Q. A delightful but disorganised friend has invited several of our circle for a weekend at his family’s beautiful country home, having hosted a similar group last year. I have received all the particulars and accepted with pleasure. However, I know of another friend (in last year’s group) to whom the host mentioned the possibility of this year’s reprise, but she has not had full details. How can I delicately figure out if this is an oversight or deliberate?
— Name and address withheld
A. Ring the host and mention that you are thinking of asking for a lift with this friend but don’t want to put your foot in it if she hasn’t been asked. At this point the host will say that, sadly, for whatever reason, he hasn’t asked her this year. Or else he will say that he has (being disorganised he may think that he has) but she hasn’t yet let him know if she’s coming. If the latter, you can say ‘I’ll chase her’.
Q. I am a sergeant in the Queensland Police and recently had a bet with my former inspector about a work-related matter. The winnings were a carton of boutique beer which will cost the inspector the best part of A$100. We shook on the bet. The end date of the bet was nearly three weeks ago, but I have not seen my winnings. I know he remembers the bet and the date. It appears he does not feel he has to pay. Considering that he outranks me, how can I remind him with humour and respect that it would be ungentlemanly and dishonourable to not pay?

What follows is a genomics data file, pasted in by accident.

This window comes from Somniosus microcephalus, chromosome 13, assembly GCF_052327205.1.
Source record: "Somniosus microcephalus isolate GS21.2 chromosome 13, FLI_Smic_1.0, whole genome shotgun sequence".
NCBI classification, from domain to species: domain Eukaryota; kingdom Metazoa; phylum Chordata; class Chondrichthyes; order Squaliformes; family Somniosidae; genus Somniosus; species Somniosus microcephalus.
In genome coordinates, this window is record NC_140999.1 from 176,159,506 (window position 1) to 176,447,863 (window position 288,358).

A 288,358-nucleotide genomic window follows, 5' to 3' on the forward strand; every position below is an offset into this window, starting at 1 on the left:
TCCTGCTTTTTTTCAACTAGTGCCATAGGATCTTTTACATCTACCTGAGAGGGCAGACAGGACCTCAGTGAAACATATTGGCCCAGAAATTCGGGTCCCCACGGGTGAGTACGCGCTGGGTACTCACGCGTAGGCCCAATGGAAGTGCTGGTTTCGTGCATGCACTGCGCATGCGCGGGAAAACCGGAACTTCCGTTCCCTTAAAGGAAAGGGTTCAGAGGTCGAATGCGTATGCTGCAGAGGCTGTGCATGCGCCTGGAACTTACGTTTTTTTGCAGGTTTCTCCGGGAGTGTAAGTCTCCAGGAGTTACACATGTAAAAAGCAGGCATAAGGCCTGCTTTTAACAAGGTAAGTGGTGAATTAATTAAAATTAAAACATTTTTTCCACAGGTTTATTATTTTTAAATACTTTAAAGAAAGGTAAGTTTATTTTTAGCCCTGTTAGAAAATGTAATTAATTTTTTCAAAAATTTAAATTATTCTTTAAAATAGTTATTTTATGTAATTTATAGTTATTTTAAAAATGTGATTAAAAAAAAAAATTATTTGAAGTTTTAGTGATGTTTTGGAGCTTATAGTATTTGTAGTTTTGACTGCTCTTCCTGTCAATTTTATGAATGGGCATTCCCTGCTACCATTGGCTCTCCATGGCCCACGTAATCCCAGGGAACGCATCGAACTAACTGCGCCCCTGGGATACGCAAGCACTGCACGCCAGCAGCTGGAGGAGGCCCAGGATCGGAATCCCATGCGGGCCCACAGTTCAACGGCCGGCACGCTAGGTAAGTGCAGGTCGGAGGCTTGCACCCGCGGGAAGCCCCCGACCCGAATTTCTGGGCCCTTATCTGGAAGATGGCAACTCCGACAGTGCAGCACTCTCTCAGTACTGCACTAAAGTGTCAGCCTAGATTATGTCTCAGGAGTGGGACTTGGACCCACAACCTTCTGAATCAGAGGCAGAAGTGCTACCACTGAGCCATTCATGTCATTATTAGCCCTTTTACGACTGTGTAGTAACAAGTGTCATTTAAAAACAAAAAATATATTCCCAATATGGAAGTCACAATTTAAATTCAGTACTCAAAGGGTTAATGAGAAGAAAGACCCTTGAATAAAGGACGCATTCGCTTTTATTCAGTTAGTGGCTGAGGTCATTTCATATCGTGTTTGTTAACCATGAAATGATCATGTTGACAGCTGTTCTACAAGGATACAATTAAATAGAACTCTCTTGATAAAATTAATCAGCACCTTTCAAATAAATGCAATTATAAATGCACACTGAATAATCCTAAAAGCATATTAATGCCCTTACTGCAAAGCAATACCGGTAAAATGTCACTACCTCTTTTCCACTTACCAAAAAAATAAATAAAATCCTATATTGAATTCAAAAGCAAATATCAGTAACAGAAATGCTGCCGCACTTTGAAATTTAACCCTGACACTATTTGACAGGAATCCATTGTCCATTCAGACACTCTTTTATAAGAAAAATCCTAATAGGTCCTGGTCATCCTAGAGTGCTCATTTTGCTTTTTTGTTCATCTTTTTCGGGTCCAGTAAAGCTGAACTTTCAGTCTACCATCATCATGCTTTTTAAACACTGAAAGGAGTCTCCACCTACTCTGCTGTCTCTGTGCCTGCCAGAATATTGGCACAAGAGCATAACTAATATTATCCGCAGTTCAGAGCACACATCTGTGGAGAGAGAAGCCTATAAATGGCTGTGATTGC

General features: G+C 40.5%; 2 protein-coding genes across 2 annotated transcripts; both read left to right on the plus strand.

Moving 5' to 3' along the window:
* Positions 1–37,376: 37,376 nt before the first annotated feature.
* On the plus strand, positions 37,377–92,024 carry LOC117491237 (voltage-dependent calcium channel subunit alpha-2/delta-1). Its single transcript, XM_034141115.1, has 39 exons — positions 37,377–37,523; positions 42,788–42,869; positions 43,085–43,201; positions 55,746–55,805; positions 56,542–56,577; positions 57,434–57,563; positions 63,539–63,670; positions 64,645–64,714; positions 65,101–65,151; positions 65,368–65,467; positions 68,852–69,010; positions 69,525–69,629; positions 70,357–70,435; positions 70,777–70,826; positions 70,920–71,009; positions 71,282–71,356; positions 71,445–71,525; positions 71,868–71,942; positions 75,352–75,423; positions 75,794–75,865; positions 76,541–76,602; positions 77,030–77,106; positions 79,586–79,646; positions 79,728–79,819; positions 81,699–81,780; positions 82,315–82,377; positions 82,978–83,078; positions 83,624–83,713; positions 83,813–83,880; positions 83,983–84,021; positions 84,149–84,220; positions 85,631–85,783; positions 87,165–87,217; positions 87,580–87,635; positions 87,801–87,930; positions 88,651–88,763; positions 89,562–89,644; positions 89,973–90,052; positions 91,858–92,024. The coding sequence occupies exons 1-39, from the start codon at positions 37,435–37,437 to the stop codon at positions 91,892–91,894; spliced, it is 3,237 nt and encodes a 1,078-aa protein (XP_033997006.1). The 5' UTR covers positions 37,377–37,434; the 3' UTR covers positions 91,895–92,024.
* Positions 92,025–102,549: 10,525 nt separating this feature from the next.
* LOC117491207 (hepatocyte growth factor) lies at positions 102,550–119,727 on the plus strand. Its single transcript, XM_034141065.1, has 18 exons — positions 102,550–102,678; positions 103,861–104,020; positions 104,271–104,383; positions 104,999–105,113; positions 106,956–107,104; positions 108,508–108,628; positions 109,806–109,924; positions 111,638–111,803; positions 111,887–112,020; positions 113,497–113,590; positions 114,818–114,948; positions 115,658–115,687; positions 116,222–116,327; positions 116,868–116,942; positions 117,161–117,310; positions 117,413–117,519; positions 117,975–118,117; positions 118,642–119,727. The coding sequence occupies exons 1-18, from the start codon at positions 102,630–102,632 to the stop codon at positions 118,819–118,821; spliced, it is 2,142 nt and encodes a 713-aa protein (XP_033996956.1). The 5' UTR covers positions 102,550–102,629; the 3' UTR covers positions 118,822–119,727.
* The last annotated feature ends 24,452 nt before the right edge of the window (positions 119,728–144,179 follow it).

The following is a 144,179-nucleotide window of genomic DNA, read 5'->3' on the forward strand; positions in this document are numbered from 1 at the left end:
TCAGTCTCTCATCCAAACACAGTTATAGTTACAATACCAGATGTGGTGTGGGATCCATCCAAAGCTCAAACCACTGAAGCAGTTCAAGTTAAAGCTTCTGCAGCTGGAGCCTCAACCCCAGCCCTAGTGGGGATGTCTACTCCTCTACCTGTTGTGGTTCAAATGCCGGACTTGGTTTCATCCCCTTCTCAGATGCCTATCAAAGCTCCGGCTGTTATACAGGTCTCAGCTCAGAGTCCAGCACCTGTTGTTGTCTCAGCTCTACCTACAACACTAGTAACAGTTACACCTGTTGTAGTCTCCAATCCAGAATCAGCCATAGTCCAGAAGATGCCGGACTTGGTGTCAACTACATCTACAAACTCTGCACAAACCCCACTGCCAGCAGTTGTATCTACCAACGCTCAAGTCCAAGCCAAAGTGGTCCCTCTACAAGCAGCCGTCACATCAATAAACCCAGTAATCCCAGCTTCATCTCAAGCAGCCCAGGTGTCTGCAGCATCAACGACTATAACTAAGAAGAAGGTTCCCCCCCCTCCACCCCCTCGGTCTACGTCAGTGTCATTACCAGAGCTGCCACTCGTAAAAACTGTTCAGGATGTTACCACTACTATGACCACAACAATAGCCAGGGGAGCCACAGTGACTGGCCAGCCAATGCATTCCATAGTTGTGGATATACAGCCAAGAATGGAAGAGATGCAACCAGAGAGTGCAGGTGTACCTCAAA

— Name withheld, Queensland, Australia
A. Set up a social or even work encounter with this man. Choose a venue which involves walking past a cashpoint. Ask him to wait as you casually stop at the cashpoint and draw out A$150, then assume an absent-minded air as you hand him A$100. When he asks ‘What’s this for?’, look daft for a moment, then cry pleasantly, ‘Oh I must be mad. I don’t owe you A$100. You owe me A$100 in beer! You can just give me cash if it’s easier.’ Step back eloquently to allow him access to the cashpoint.
Q. My wife and I went for lunch to an upmarket hotel in Palma, Mallorca. We were directed to the foyer bar, where we were ignored as two waiters and other staff attended to an obviously wealthy couple who had arrived after us. Were we right to walk out in disgust or should we have stayed and made a fuss?
— P.W., Lancashire
A. You were wrong to walk out in disgust. Nor should you have stayed and made a fuss. What if the wealthy couple were the owners of the hotel? More pertinently, what if they were known big tippers? Most waiters simply need the money. Many are snobs — which is their tragedy. But if they were as chippy about personal status as you and your wife clearly are, the restaurant world would grind to a halt.
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